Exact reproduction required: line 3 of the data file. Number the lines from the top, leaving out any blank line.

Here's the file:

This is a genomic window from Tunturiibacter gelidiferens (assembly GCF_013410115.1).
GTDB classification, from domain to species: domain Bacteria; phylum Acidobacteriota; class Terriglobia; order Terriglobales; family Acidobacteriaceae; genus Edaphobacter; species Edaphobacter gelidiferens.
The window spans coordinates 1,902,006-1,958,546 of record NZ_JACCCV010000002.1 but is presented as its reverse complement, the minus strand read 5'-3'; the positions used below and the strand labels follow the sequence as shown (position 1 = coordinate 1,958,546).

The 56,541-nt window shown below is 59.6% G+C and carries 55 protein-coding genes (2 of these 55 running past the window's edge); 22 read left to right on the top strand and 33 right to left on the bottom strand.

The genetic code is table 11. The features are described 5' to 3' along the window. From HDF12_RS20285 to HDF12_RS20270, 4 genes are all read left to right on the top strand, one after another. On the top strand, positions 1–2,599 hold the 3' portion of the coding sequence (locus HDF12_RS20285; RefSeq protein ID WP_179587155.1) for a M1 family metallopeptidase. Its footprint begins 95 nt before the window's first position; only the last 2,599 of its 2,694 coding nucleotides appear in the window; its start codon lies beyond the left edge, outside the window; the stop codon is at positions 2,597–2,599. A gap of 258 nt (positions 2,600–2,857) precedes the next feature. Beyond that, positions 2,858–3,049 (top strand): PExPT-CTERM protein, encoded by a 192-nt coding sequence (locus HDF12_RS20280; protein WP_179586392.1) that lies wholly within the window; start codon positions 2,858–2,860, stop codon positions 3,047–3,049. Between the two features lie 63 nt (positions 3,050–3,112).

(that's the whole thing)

The window spans coordinates 1,902,006-1,958,546 of record NZ_JACCCV010000002.1 but is presented as its reverse complement, the minus strand read 5'-3'; the positions used below and the strand labels follow the sequence as shown (position 1 = coordinate 1,958,546).